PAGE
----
September 3, 2007

Technology ain’t always so bad.

I have grave doubts about the true value of technology, like any good Conservative. This position is strained by discoveries like this. Last night our esteemed Mrs. McGrew pointed out that Google Books includes William Muir’s classic The Life of Mohamet, right there in a reading format. Then I read a vigorous and wise statement by Touchstone’s James Kushiner:

I propose that no bishops be consecrated in any church unless they have studied and inwardly digested the full ecclesiastical history of the fourth century, beginning with the mass persecutions, then on to Nicaea, the Arian-inspired exiles and persecutions, and beyond. They should be rigorously quizzed on the names, the dates, the documents, the accounts of the martyrs, and then sign a form (in triplicate, of course!) saying they will faithfully walk in the steps of these orthodox bishops (and saints), and defend, to their last breath, that which was handed on from the apostles, and if not, then get a real job.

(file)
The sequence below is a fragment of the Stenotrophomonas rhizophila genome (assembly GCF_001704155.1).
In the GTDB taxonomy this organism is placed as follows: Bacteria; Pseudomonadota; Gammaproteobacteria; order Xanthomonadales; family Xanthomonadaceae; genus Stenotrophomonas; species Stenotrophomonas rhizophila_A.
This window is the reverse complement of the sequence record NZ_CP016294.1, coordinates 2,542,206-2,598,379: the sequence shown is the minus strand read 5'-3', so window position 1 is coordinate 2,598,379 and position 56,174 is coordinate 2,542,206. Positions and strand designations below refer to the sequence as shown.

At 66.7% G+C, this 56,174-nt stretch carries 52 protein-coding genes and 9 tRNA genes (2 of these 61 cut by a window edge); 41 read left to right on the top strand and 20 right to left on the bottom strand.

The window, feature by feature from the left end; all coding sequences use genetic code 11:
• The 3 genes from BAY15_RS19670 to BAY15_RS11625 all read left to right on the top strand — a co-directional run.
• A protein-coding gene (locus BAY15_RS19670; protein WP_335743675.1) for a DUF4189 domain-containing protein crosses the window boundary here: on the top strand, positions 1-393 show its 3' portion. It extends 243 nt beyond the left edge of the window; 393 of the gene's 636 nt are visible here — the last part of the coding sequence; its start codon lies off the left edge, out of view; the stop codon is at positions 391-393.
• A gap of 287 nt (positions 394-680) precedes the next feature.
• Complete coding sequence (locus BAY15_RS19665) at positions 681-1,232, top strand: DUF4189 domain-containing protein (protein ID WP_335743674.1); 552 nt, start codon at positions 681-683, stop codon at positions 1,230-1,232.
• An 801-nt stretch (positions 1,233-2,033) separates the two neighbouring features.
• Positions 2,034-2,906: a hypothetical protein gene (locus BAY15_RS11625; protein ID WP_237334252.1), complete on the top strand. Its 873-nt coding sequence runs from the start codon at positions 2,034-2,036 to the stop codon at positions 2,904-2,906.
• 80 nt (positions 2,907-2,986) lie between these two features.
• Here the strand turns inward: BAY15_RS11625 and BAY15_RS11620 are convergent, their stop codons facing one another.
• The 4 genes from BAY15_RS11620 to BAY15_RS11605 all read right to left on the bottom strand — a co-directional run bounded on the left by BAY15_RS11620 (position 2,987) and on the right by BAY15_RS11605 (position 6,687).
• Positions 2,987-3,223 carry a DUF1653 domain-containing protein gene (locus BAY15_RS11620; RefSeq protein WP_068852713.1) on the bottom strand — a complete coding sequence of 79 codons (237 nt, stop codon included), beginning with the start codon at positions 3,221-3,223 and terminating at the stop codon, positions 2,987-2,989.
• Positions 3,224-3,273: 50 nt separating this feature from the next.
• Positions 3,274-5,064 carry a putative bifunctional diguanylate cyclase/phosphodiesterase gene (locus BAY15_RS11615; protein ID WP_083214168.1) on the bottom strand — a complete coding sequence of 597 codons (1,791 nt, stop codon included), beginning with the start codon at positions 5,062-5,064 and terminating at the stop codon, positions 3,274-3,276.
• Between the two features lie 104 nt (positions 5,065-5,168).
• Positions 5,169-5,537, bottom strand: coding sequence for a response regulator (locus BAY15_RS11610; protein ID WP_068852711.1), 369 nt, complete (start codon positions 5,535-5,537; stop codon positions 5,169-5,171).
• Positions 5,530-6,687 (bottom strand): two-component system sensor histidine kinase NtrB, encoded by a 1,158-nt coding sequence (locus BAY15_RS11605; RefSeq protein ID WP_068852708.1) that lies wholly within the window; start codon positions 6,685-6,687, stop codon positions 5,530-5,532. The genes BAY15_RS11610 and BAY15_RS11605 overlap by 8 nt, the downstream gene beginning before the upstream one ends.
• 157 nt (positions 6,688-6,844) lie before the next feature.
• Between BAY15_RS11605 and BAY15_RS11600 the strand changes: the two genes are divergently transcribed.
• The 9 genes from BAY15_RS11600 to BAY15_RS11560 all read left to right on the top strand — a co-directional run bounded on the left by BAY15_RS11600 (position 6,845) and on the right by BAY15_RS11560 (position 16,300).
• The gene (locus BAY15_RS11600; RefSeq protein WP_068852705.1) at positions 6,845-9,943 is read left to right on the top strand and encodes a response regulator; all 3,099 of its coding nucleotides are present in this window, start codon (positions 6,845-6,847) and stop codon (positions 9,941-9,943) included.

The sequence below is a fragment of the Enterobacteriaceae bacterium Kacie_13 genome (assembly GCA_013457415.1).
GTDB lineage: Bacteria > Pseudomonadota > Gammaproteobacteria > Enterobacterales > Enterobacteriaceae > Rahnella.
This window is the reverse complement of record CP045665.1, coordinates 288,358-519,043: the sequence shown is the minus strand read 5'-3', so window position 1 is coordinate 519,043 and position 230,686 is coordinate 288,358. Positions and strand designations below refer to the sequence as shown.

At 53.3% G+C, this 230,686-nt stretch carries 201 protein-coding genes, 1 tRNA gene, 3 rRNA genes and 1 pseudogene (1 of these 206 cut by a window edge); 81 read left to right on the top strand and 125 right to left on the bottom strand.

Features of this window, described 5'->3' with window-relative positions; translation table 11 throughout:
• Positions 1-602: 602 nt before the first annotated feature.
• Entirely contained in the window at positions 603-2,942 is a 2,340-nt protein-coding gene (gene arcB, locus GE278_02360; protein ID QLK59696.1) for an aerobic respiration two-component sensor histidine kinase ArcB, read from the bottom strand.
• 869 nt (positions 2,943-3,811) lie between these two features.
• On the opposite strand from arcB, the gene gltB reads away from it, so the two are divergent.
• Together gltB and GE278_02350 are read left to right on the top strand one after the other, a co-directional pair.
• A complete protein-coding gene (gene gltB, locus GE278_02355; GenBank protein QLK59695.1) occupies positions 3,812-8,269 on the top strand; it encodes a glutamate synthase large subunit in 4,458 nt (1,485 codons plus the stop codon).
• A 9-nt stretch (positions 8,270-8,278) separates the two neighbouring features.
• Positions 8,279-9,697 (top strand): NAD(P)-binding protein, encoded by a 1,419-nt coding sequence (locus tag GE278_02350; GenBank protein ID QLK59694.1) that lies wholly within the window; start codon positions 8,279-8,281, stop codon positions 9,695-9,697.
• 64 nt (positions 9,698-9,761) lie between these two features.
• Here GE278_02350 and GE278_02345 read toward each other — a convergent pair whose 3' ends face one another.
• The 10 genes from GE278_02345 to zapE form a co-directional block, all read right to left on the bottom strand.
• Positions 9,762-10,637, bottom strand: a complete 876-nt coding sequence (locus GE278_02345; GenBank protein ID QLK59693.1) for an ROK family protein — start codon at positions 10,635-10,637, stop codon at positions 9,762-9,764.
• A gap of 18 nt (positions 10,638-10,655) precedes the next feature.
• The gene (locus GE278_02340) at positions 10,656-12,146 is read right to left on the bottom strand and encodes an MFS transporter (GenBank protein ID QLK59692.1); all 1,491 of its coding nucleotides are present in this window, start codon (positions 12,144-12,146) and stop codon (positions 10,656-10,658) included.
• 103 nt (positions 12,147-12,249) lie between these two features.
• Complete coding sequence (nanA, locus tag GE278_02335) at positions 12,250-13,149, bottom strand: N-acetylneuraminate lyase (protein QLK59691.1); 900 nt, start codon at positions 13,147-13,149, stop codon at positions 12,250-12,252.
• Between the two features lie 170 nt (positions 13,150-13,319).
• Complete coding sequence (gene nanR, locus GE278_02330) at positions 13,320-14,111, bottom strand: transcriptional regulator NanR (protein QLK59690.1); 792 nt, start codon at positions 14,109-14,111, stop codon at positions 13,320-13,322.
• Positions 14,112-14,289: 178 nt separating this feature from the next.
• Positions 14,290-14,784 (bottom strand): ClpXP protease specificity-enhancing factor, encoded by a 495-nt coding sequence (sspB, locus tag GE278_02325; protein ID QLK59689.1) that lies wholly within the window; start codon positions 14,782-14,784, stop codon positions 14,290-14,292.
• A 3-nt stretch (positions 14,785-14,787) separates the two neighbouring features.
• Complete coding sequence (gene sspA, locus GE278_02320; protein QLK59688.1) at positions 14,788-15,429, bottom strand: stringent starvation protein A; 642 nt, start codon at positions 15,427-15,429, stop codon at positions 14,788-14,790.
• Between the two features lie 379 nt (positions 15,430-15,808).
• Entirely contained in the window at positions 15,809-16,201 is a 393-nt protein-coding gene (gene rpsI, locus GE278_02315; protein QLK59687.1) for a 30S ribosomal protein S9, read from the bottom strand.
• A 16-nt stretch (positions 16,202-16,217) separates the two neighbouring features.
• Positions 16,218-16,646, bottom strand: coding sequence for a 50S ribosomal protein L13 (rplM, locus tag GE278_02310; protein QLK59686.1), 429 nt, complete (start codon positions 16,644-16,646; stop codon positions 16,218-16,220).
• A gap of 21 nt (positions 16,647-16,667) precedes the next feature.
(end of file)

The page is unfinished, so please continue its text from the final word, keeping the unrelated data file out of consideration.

— Which, in turn, sent me off on a search which produced this. So there. Technology ain’t all bad.

September 4, 2007

The PGA Playoffs in full swing.

We saw some of the best golf of the year yesterday outside of Boston. Tiger Woods and Phil Mickelson, paired together for the third time in this second round of the PGA Playoffs — the Deutsche Bank Championship — did not disappoint. For a time it looked as though Mickelson would just run away with it, but Tiger gave him a good run — good enough, indeed, to make this viewer wonder whether Mickelson would choke against Woods yet again. In the end he did not, putting markedly better than his rival and capturing the top position in the Playoff standings as the Tour moves to Chicago for its third leg.

Continue reading "The PGA Playoffs in full swing." »

Gratitude